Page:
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Groupon makes it super easy to book a getaway with just a few clicks. You can just add your location and dates of travel and search dozens of destinations. The easy-to-understand layout of the pages allows users to easily clock on calendar dates for the vacation that you want. Plus, Groupon’s discounts can’t be beat.

For our out-of-state trip, the choice (and debate) was extensive. Our kids saw snow last year for the first time (yes, poor Texas children) and a restful snowy mountain getaway sounded appealing. But we also wanted the chance to see, explore and learn about a new city.

Our second grader has been studying US history and she said, “I need to see this.”

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Washington DC won!

Besides getting as close to the White House as possible, we can’t wait to explore the Smithsonian, all the government buildings and Eastern Market. We’ve also heard there are some amazing places to eat and trying new places is always an adventure.

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I can’t wait tell you more about our trips for #MyGrouponGetaway!

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Visit Sponsors Site

That Thing You Can’t Let Go Of

Four years ago, we sat in a warehouse-turned-coffee shop and had a heart to heart. Terrell and I were visiting one of our favorite Texas towns and we stumbled upon the quaint shop. The walls had pallets hanging on them, holding fair trade product from around the world. I bought a few Christmas gifts and we sat down to enjoy a cup of coffee.

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This is what I want to do, he said.

I looked at my husband like he was crazy. Mercy House was only a year old, he was working 50+ hours a week as a sales rep and I was juggling family, writing and the new non-profit. We were overwhelmed.

Even with all these reasons, I heard something in his voice I will never forget: It was the sound of a dream being spoken aloud. And I know how much courage that takes.

Yeah, it was a cool place, but it was more than a global marketplace and a great cup of coffee. It was hope and opportunity for the countless women it empowered.

Fast forward a couple of years.

I was having a hard to sleeping. Again. What is it God? I whispered in the middle of the night. That was the first night I was burdened to create jobs for impoverished women. It didn’t make sense-this tangible intangible, this whisper in the night. I argued How am I supposed to provide jobs for women? I’m in over my head with my yes already. But I held onto the words.

Because I couldn’t let them go.

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You may know the rest of the story. A few months later, I visited an apartment complex in the heart of my city and started helping refugee women make product. I didn’t really relate it to creating jobs for women at the time. It just felt like obedience. But then Fair Trade Friday was born out of our vision for Mercy House and now with over 1200 members a month, we are providing jobs for many, many impoverished women all over the globe.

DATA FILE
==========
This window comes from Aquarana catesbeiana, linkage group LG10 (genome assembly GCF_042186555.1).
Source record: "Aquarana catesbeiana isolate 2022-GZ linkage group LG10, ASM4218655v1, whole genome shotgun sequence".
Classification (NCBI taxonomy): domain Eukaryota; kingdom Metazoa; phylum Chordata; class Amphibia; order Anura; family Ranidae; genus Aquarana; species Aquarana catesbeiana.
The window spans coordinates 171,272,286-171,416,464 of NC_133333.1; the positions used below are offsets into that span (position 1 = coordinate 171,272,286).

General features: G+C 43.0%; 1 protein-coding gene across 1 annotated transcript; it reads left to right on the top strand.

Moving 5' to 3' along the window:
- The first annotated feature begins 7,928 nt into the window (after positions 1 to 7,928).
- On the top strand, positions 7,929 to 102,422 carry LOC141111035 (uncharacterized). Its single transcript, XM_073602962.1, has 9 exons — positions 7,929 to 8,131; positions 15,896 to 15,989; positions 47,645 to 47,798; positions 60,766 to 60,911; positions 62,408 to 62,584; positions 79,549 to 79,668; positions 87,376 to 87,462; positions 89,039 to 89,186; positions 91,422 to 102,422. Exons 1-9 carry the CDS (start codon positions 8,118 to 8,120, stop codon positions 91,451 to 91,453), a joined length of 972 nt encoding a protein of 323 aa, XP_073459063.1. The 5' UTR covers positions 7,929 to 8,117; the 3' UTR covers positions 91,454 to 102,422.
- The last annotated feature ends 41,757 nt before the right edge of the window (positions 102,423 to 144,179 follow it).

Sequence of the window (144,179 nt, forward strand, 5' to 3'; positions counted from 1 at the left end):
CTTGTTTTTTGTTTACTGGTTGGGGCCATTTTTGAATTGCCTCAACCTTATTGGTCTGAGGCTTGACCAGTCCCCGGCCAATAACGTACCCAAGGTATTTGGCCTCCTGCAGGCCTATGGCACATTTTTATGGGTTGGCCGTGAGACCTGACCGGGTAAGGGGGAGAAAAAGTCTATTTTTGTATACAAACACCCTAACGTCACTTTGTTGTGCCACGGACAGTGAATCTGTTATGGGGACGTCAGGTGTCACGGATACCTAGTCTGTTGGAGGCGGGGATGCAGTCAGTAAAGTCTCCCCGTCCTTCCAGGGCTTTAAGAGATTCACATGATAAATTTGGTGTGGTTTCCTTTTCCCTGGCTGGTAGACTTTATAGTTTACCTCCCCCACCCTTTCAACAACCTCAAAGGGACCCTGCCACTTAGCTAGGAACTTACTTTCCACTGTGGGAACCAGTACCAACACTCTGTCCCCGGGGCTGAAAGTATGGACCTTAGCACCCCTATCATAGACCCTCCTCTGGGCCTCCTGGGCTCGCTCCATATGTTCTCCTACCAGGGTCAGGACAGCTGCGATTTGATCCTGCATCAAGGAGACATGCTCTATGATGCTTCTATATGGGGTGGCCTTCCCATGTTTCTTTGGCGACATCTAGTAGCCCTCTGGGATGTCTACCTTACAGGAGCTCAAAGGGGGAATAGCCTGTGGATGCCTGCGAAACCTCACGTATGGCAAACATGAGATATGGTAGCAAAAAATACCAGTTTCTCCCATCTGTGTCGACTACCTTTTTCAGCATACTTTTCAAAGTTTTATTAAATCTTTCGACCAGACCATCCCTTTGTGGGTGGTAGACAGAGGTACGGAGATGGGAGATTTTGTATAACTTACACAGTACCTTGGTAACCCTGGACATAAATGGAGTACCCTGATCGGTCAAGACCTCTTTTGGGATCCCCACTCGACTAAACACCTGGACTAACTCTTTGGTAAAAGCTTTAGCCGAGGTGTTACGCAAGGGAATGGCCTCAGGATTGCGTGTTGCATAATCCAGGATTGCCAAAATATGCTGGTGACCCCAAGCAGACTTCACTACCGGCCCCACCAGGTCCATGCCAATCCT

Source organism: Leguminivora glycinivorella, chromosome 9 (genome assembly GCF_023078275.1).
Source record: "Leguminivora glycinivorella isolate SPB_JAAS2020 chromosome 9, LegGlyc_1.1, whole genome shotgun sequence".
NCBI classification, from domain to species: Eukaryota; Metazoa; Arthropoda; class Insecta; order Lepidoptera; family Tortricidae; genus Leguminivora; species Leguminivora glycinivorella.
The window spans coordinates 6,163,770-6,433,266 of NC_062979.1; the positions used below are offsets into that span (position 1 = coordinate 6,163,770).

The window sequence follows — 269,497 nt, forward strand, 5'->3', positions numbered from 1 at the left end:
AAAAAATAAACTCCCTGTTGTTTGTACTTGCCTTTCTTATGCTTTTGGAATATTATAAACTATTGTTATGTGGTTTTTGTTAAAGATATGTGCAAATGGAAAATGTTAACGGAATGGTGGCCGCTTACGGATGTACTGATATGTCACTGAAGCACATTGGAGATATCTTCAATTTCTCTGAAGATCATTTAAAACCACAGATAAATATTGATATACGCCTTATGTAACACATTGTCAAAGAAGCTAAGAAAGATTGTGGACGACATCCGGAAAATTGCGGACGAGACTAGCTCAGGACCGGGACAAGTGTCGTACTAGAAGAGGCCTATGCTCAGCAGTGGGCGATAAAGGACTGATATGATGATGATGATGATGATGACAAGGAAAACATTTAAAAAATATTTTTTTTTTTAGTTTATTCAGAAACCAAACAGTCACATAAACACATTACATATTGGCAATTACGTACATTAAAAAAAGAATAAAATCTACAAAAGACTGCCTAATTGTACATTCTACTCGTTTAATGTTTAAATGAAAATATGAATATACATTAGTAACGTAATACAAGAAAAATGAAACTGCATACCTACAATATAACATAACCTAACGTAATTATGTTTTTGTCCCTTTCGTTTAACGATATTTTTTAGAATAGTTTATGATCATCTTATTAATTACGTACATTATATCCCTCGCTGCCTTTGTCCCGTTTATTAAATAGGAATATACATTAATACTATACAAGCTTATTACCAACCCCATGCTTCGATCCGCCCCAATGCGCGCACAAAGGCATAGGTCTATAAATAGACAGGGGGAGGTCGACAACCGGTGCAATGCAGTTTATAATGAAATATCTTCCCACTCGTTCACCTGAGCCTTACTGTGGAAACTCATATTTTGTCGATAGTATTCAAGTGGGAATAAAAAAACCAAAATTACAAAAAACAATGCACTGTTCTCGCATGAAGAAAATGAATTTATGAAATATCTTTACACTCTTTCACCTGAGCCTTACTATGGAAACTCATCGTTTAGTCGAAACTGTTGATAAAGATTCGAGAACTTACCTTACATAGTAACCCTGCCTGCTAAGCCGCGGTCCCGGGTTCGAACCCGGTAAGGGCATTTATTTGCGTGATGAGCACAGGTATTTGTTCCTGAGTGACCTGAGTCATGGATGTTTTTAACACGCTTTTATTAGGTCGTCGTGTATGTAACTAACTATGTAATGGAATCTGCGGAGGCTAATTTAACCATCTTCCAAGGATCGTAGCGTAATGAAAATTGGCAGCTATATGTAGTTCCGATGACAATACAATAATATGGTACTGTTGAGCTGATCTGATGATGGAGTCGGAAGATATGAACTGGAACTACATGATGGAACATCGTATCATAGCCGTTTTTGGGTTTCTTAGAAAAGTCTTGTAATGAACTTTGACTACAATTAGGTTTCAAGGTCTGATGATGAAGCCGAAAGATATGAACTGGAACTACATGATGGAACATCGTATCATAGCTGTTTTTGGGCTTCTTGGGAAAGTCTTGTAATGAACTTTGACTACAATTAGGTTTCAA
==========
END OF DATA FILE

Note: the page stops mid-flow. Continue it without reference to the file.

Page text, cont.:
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The tiny building on our backyard that has housed Mercy House product and an office quickly filled and we added more shelves and volunteers actually had to move boxes into my yard just to fill orders. Product began to fill our garage and dining room. For months we carried thousands of fair trade items to my church every month for volunteers to pack monthly boxes because we needed the space.

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On the way home from my parents house one night a few weeks ago, I was feeling a little discouraged about our space problem and I passed a sign for a building lease. I picked up my phone and called the number. It was a Sunday night and the owner answered. He just happened to have a warehouse space for a rental rate so low I had to have him repeat it a couple of times. The building isn’t fancy (at all), but it has enough room for us to pack our boxes, house volunteers, have an office or two and a retail space.

Sometimes signs really are a sign from God.

As we scrubbed and painted and prepped our warehouse last week, Terrell stopped and pulled me close.

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This is what I saw all those years ago.

I hadn’t thought of that little coffee shop in the middle of  Texas in years. But I knew immediately what he was referring to. I nodded my head yes.

It was this place.

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I don’t know what you can’t let go of today. But can I encourage you to hold onto it?

God speaks in the dark of the night. He whispers a word, maybe two. He gives us a glimpse. He plants hope in our heart. And it may take months or years or a lifetime, but when God speaks, he will make a way. We might not know when or how or who, but He is faithful.